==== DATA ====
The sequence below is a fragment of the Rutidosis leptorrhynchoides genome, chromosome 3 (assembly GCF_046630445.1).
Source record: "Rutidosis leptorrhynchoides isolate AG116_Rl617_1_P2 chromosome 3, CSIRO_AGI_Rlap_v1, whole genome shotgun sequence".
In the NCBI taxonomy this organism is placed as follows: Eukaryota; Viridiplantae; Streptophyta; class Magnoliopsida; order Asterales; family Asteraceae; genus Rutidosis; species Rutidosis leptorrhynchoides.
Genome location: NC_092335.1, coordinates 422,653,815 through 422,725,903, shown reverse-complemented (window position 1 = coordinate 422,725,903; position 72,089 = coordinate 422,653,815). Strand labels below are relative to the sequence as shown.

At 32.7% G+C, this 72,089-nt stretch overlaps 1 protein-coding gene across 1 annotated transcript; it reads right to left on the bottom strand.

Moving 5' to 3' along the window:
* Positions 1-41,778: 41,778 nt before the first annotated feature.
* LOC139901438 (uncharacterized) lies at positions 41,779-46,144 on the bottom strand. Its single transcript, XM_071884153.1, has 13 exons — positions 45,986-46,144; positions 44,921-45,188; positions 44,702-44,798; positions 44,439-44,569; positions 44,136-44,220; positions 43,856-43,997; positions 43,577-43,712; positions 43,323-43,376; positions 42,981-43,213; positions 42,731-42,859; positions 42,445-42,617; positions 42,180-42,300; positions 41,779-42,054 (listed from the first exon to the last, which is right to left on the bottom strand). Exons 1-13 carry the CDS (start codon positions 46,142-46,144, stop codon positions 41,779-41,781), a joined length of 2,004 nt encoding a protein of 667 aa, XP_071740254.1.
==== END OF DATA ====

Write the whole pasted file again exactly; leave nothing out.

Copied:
The sequence below is a fragment of the Rutidosis leptorrhynchoides genome, chromosome 3 (assembly GCF_046630445.1).
Source record: "Rutidosis leptorrhynchoides isolate AG116_Rl617_1_P2 chromosome 3, CSIRO_AGI_Rlap_v1, whole genome shotgun sequence".
In the NCBI taxonomy this organism is placed as follows: Eukaryota; Viridiplantae; Streptophyta; class Magnoliopsida; order Asterales; family Asteraceae; genus Rutidosis; species Rutidosis leptorrhynchoides.
Genome location: NC_092335.1, coordinates 422,653,815 through 422,725,903, shown reverse-complemented (window position 1 = coordinate 422,725,903; position 72,089 = coordinate 422,653,815). Strand labels below are relative to the sequence as shown.

At 32.7% G+C, this 72,089-nt stretch overlaps 1 protein-coding gene across 1 annotated transcript; it reads right to left on the bottom strand.

Moving 5' to 3' along the window:
* Positions 1-41,778: 41,778 nt before the first annotated feature.
* LOC139901438 (uncharacterized) lies at positions 41,779-46,144 on the bottom strand. Its single transcript, XM_071884153.1, has 13 exons — positions 45,986-46,144; positions 44,921-45,188; positions 44,702-44,798; positions 44,439-44,569; positions 44,136-44,220; positions 43,856-43,997; positions 43,577-43,712; positions 43,323-43,376; positions 42,981-43,213; positions 42,731-42,859; positions 42,445-42,617; positions 42,180-42,300; positions 41,779-42,054 (listed from the first exon to the last, which is right to left on the bottom strand). Exons 1-13 carry the CDS (start codon positions 46,142-46,144, stop codon positions 41,779-41,781), a joined length of 2,004 nt encoding a protein of 667 aa, XP_071740254.1.